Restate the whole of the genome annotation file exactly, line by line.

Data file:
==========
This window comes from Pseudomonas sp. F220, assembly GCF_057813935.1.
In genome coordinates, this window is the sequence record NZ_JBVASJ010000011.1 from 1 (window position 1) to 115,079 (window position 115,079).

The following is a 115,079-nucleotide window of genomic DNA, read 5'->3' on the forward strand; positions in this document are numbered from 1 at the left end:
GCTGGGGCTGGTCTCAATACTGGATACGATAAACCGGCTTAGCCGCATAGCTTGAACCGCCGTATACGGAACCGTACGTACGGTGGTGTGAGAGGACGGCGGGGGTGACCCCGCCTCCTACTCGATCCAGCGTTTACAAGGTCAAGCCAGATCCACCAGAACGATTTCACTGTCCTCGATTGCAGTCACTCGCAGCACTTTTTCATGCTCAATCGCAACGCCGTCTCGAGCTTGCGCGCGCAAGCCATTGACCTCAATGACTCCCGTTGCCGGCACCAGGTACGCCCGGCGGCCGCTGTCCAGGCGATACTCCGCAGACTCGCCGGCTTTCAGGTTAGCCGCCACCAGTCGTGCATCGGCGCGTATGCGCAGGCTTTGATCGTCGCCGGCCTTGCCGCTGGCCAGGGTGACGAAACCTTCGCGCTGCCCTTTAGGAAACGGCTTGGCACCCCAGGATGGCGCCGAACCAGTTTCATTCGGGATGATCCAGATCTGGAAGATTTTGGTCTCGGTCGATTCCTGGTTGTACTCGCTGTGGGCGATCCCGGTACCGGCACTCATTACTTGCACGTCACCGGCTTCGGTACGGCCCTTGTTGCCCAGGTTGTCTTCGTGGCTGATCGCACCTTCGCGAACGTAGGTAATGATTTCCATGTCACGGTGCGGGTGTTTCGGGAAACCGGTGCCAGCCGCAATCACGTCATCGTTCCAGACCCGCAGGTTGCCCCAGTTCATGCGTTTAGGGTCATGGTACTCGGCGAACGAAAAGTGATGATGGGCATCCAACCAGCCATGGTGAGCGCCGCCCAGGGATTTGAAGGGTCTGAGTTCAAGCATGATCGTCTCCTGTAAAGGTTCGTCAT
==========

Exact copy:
This window comes from Pseudomonas sp. F220, assembly GCF_057813935.1.
In genome coordinates, this window is the sequence record NZ_JBVASJ010000011.1 from 1 (window position 1) to 115,079 (window position 115,079).

The following is a 115,079-nucleotide window of genomic DNA, read 5'->3' on the forward strand; positions in this document are numbered from 1 at the left end:
GCTGGGGCTGGTCTCAATACTGGATACGATAAACCGGCTTAGCCGCATAGCTTGAACCGCCGTATACGGAACCGTACGTACGGTGGTGTGAGAGGACGGCGGGGGTGACCCCGCCTCCTACTCGATCCAGCGTTTACAAGGTCAAGCCAGATCCACCAGAACGATTTCACTGTCCTCGATTGCAGTCACTCGCAGCACTTTTTCATGCTCAATCGCAACGCCGTCTCGAGCTTGCGCGCGCAAGCCATTGACCTCAATGACTCCCGTTGCCGGCACCAGGTACGCCCGGCGGCCGCTGTCCAGGCGATACTCCGCAGACTCGCCGGCTTTCAGGTTAGCCGCCACCAGTCGTGCATCGGCGCGTATGCGCAGGCTTTGATCGTCGCCGGCCTTGCCGCTGGCCAGGGTGACGAAACCTTCGCGCTGCCCTTTAGGAAACGGCTTGGCACCCCAGGATGGCGCCGAACCAGTTTCATTCGGGATGATCCAGATCTGGAAGATTTTGGTCTCGGTCGATTCCTGGTTGTACTCGCTGTGGGCGATCCCGGTACCGGCACTCATTACTTGCACGTCACCGGCTTCGGTACGGCCCTTGTTGCCCAGGTTGTCTTCGTGGCTGATCGCACCTTCGCGAACGTAGGTAATGATTTCCATGTCACGGTGCGGGTGTTTCGGGAAACCGGTGCCAGCCGCAATCACGTCATCGTTCCAGACCCGCAGGTTGCCCCAGTTCATGCGTTTAGGGTCATGGTACTCGGCGAACGAAAAGTGATGATGGGCATCCAACCAGCCATGGTGAGCGCCGCCCAGGGATTTGAAGGGTCTGAGTTCAAGCATGATCGTCTCCTGTAAAGGTTCGTCAT